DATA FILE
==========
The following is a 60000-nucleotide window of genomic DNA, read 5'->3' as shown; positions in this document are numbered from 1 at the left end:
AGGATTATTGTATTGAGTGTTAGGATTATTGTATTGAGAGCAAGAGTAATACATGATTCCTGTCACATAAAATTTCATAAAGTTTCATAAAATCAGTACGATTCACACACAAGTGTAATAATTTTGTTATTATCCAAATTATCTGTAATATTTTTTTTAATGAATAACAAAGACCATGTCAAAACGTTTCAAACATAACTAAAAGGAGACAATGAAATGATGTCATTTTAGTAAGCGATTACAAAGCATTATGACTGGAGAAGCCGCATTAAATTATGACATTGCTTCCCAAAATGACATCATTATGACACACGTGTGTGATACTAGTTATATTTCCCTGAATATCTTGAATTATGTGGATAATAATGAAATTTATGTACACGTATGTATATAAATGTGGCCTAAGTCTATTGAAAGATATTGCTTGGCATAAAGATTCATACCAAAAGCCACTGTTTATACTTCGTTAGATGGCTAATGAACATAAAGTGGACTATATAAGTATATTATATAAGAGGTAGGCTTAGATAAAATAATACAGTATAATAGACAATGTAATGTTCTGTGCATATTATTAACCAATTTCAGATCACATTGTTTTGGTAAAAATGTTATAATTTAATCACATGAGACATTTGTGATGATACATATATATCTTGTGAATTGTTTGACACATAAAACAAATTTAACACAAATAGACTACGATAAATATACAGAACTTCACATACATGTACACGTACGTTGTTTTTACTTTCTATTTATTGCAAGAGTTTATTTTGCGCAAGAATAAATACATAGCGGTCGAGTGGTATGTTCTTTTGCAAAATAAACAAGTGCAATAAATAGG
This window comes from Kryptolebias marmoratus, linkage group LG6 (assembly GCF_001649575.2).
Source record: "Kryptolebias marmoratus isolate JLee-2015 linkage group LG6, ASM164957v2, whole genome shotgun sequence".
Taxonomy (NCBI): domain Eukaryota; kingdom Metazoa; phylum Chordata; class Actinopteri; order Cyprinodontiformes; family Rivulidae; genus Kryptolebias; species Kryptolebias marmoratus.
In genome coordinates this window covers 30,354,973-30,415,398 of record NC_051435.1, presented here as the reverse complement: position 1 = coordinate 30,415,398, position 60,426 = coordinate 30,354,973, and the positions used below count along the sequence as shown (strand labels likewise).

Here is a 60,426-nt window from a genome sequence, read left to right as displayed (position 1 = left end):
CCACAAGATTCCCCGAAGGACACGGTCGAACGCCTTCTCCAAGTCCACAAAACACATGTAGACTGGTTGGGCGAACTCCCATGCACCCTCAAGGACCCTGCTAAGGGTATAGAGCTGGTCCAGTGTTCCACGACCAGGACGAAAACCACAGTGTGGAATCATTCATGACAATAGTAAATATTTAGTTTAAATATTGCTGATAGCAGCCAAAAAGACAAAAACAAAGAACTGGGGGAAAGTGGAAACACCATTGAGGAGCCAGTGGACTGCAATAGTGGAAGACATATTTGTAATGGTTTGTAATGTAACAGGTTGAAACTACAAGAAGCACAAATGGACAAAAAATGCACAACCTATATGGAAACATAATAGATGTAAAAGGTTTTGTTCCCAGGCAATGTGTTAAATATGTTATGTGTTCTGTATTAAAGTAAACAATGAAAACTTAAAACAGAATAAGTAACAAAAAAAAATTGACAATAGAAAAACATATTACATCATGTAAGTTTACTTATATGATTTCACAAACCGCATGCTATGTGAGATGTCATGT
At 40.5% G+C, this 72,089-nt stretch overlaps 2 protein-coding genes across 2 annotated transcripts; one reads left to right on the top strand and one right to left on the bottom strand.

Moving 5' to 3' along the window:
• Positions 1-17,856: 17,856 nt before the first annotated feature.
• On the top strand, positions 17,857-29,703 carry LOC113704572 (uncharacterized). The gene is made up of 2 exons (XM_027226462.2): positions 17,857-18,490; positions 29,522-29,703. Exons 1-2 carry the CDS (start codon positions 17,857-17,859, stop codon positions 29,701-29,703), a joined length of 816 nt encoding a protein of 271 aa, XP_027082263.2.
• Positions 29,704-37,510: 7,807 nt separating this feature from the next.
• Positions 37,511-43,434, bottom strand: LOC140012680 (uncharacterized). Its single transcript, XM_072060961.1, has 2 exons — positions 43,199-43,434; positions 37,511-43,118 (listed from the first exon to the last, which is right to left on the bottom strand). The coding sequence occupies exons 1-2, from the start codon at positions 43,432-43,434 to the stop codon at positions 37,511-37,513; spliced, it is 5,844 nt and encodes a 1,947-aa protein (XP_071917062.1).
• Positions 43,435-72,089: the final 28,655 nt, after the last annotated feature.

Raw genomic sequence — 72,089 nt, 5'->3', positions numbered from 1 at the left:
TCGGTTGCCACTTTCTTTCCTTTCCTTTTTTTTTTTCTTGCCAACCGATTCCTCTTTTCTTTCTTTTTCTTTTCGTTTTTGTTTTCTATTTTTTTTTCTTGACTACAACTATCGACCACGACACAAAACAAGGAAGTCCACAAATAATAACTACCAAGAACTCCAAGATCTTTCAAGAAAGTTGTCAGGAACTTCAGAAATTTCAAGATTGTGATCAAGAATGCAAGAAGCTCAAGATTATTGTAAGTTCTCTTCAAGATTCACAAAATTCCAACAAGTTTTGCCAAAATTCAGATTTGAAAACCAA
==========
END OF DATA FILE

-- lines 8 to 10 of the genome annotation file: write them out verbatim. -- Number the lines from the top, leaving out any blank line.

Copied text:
CCACAAGATTCCCCGAAGGACACGGTCGAACGCCTTCTCCAAGTCCACAAAACACATGTAGACTGGTTGGGCGAACTCCCATGCACCCTCAAGGACCCTGCTAAGGGTATAGAGCTGGTCCAGTGTTCCACGACCAGGACGAAAACCACAGTGTGGAATCATTCATGACAATAGTAAATATTTAGTTTAAATATTGCTGATAGCAGCCAAAAAGACAAAAACAAAGAACTGGGGGAAAGTGGAAACACCATTGAGGAGCCAGTGGACTGCAATAGTGGAAGACATATTTGTAATGGTTTGTAATGTAACAGGTTGAAACTACAAGAAGCACAAATGGACAAAAAATGCACAACCTATATGGAAACATAATAGATGTAAAAGGTTTTGTTCCCAGGCAATGTGTTAAATATGTTATGTGTTCTGTATTAAAGTAAACAATGAAAACTTAAAACAGAATAAGTAACAAAAAAAAATTGACAATAGAAAAACATATTACATCATGTAAGTTTACTTATATGATTTCACAAACCGCATGCTATGTGAGATGTCATGT
At 40.5% G+C, this 72,089-nt stretch overlaps 2 protein-coding genes across 2 annotated transcripts; one reads left to right on the top strand and one right to left on the bottom strand.

Moving 5' to 3' along the window: